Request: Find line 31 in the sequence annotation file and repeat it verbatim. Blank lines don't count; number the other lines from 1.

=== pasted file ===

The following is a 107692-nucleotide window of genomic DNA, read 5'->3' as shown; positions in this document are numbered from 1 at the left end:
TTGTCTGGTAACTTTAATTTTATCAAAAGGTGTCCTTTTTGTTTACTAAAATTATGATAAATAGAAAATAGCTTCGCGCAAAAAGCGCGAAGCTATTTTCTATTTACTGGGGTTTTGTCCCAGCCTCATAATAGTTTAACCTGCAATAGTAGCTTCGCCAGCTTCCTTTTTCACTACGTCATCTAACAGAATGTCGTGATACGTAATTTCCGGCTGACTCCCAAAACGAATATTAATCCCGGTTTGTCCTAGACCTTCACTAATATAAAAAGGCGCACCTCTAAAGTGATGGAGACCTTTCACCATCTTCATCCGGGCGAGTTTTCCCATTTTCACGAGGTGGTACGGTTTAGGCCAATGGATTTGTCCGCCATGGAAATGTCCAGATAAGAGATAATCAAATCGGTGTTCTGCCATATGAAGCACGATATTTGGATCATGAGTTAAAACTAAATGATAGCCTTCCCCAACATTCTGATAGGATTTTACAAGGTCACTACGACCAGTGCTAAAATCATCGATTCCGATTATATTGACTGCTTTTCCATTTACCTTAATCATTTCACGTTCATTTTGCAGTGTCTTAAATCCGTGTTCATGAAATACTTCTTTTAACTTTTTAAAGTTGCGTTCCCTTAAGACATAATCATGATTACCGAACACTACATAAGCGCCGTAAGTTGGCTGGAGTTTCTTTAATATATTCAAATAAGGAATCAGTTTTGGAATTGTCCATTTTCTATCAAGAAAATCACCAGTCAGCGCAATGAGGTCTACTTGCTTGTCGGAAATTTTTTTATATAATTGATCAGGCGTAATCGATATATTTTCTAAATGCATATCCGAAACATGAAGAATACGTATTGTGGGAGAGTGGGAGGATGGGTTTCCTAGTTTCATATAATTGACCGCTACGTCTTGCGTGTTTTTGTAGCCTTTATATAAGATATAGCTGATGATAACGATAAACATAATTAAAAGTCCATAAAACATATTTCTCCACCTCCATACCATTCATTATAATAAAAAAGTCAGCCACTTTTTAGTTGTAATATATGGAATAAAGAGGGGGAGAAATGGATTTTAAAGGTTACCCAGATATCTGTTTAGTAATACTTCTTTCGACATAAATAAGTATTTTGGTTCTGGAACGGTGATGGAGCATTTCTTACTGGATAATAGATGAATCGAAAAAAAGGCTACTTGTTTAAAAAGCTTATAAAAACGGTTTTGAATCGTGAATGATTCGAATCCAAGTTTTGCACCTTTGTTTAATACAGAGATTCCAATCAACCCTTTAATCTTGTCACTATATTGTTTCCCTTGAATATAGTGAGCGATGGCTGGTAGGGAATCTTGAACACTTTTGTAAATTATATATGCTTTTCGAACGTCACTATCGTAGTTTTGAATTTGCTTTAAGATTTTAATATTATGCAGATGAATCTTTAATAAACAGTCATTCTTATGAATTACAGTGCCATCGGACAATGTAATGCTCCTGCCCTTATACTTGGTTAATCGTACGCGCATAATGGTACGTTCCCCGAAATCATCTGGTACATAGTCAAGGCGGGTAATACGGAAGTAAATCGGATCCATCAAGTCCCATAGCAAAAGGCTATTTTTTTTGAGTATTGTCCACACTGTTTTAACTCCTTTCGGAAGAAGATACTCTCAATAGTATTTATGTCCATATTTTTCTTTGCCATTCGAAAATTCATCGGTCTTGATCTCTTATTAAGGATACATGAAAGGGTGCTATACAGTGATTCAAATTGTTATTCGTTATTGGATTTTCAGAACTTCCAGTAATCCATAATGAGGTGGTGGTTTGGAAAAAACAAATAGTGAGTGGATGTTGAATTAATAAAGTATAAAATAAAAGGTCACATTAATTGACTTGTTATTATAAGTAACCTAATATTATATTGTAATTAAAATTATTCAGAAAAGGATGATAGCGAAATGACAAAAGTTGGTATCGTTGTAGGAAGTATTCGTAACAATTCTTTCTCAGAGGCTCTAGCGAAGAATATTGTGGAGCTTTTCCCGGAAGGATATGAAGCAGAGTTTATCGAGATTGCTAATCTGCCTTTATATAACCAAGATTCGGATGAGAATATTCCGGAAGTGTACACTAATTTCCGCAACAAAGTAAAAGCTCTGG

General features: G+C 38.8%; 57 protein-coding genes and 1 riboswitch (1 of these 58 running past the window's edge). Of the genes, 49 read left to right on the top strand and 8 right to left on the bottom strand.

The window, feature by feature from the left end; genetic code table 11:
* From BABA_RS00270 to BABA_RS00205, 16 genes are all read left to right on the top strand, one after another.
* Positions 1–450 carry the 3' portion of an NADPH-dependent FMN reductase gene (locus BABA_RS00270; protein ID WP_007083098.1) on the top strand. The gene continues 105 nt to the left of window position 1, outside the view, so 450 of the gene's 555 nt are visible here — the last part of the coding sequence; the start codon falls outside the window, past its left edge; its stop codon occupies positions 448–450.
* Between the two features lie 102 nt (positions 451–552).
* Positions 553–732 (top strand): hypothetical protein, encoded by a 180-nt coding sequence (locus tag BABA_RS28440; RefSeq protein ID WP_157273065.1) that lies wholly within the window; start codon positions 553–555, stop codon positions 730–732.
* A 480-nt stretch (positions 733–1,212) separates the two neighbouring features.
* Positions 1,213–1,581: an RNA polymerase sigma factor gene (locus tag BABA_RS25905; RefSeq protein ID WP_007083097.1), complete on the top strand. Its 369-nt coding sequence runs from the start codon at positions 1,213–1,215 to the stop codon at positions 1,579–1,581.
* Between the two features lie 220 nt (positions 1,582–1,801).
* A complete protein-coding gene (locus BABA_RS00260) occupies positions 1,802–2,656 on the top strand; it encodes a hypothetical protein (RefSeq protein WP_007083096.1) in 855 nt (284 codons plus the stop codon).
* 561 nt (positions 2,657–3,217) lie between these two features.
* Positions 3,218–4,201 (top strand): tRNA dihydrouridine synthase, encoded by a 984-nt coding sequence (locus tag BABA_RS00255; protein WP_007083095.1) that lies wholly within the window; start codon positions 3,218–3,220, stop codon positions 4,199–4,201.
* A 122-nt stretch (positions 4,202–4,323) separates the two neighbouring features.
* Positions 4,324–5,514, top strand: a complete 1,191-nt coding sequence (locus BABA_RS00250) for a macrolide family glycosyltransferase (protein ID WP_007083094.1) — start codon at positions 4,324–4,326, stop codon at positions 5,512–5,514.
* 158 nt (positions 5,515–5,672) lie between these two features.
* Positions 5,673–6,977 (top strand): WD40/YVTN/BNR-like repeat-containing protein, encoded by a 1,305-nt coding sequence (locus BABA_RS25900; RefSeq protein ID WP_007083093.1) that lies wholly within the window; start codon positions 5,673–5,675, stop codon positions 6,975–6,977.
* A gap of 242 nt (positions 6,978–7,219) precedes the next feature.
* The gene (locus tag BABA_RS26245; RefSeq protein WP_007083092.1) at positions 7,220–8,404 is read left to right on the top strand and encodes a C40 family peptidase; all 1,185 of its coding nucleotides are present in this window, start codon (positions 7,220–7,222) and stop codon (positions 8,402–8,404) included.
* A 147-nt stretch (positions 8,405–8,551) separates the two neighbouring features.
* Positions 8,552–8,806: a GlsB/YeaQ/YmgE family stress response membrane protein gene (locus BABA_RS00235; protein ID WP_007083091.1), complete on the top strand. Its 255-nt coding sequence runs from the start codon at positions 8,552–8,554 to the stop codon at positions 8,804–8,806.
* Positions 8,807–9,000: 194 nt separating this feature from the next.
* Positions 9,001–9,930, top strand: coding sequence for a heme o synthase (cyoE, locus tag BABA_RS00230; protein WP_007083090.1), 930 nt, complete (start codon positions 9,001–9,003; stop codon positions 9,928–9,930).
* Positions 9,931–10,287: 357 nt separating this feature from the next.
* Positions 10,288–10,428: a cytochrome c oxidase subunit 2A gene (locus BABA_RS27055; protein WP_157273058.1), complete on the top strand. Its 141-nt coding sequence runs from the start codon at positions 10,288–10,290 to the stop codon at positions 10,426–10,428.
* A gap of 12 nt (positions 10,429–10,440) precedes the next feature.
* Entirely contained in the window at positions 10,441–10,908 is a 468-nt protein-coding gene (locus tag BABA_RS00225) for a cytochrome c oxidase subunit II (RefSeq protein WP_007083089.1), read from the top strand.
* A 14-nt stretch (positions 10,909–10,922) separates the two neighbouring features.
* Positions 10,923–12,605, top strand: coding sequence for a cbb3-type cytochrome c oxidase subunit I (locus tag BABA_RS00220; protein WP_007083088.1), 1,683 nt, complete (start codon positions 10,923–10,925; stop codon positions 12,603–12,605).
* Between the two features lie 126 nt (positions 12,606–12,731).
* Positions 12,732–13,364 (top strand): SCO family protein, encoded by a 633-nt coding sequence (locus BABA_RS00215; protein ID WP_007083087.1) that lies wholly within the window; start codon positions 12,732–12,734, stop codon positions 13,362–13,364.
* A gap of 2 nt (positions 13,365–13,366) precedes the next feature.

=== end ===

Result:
* Between the two features lie 126 nt (positions 12,606–12,731).